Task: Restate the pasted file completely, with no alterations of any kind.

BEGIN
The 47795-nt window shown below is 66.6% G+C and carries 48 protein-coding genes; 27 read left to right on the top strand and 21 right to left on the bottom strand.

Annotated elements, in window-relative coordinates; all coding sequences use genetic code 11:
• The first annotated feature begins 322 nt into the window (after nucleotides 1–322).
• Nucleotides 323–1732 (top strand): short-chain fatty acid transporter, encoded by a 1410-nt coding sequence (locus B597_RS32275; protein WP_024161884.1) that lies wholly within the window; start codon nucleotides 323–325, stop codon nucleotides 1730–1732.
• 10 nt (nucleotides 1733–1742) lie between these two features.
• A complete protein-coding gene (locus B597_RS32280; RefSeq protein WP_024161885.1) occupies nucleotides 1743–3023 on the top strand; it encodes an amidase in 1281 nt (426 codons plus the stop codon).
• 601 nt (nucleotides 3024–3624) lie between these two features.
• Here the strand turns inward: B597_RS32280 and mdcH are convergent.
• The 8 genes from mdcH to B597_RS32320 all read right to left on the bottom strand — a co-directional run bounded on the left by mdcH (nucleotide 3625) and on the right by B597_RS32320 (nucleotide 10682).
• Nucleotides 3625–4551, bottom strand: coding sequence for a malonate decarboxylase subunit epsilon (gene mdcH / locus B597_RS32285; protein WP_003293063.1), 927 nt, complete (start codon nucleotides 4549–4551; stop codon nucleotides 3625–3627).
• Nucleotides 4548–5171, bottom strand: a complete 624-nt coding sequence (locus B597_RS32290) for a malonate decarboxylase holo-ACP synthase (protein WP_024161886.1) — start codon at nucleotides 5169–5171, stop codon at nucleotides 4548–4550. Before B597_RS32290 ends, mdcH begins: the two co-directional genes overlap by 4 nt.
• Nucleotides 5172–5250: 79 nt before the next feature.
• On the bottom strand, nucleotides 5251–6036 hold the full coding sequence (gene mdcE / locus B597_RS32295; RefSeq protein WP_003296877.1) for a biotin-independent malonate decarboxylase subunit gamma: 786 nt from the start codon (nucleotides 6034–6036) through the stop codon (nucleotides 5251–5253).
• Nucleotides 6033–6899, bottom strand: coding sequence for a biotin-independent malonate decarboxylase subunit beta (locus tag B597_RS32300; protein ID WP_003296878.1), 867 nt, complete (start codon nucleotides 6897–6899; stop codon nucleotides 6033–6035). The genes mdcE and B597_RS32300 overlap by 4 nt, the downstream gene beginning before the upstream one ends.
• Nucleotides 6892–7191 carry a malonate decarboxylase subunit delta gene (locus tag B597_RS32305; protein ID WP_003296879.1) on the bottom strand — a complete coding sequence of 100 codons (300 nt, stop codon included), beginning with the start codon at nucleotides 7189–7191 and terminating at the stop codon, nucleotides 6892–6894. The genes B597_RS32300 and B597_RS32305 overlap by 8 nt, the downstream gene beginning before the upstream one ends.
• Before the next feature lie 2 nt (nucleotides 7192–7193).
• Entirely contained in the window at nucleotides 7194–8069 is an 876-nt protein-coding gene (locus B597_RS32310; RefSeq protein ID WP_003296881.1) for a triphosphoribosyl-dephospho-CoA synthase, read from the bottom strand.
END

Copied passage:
The 47795-nt window shown below is 66.6% G+C and carries 48 protein-coding genes; 27 read left to right on the top strand and 21 right to left on the bottom strand.

Annotated elements, in window-relative coordinates; all coding sequences use genetic code 11:
• The first annotated feature begins 322 nt into the window (after nucleotides 1–322).
• Nucleotides 323–1732 (top strand): short-chain fatty acid transporter, encoded by a 1410-nt coding sequence (locus B597_RS32275; protein WP_024161884.1) that lies wholly within the window; start codon nucleotides 323–325, stop codon nucleotides 1730–1732.
• 10 nt (nucleotides 1733–1742) lie between these two features.
• A complete protein-coding gene (locus B597_RS32280; RefSeq protein WP_024161885.1) occupies nucleotides 1743–3023 on the top strand; it encodes an amidase in 1281 nt (426 codons plus the stop codon).
• 601 nt (nucleotides 3024–3624) lie between these two features.
• Here the strand turns inward: B597_RS32280 and mdcH are convergent.
• The 8 genes from mdcH to B597_RS32320 all read right to left on the bottom strand — a co-directional run bounded on the left by mdcH (nucleotide 3625) and on the right by B597_RS32320 (nucleotide 10682).
• Nucleotides 3625–4551, bottom strand: coding sequence for a malonate decarboxylase subunit epsilon (gene mdcH / locus B597_RS32285; protein WP_003293063.1), 927 nt, complete (start codon nucleotides 4549–4551; stop codon nucleotides 3625–3627).
• Nucleotides 4548–5171, bottom strand: a complete 624-nt coding sequence (locus B597_RS32290) for a malonate decarboxylase holo-ACP synthase (protein WP_024161886.1) — start codon at nucleotides 5169–5171, stop codon at nucleotides 4548–4550. Before B597_RS32290 ends, mdcH begins: the two co-directional genes overlap by 4 nt.
• Nucleotides 5172–5250: 79 nt before the next feature.
• On the bottom strand, nucleotides 5251–6036 hold the full coding sequence (gene mdcE / locus B597_RS32295; RefSeq protein WP_003296877.1) for a biotin-independent malonate decarboxylase subunit gamma: 786 nt from the start codon (nucleotides 6034–6036) through the stop codon (nucleotides 5251–5253).
• Nucleotides 6033–6899, bottom strand: coding sequence for a biotin-independent malonate decarboxylase subunit beta (locus tag B597_RS32300; protein ID WP_003296878.1), 867 nt, complete (start codon nucleotides 6897–6899; stop codon nucleotides 6033–6035). The genes mdcE and B597_RS32300 overlap by 4 nt, the downstream gene beginning before the upstream one ends.
• Nucleotides 6892–7191 carry a malonate decarboxylase subunit delta gene (locus tag B597_RS32305; protein ID WP_003296879.1) on the bottom strand — a complete coding sequence of 100 codons (300 nt, stop codon included), beginning with the start codon at nucleotides 7189–7191 and terminating at the stop codon, nucleotides 6892–6894. The genes B597_RS32300 and B597_RS32305 overlap by 8 nt, the downstream gene beginning before the upstream one ends.
• Before the next feature lie 2 nt (nucleotides 7192–7193).
• Entirely contained in the window at nucleotides 7194–8069 is an 876-nt protein-coding gene (locus B597_RS32310; RefSeq protein ID WP_003296881.1) for a triphosphoribosyl-dephospho-CoA synthase, read from the bottom strand.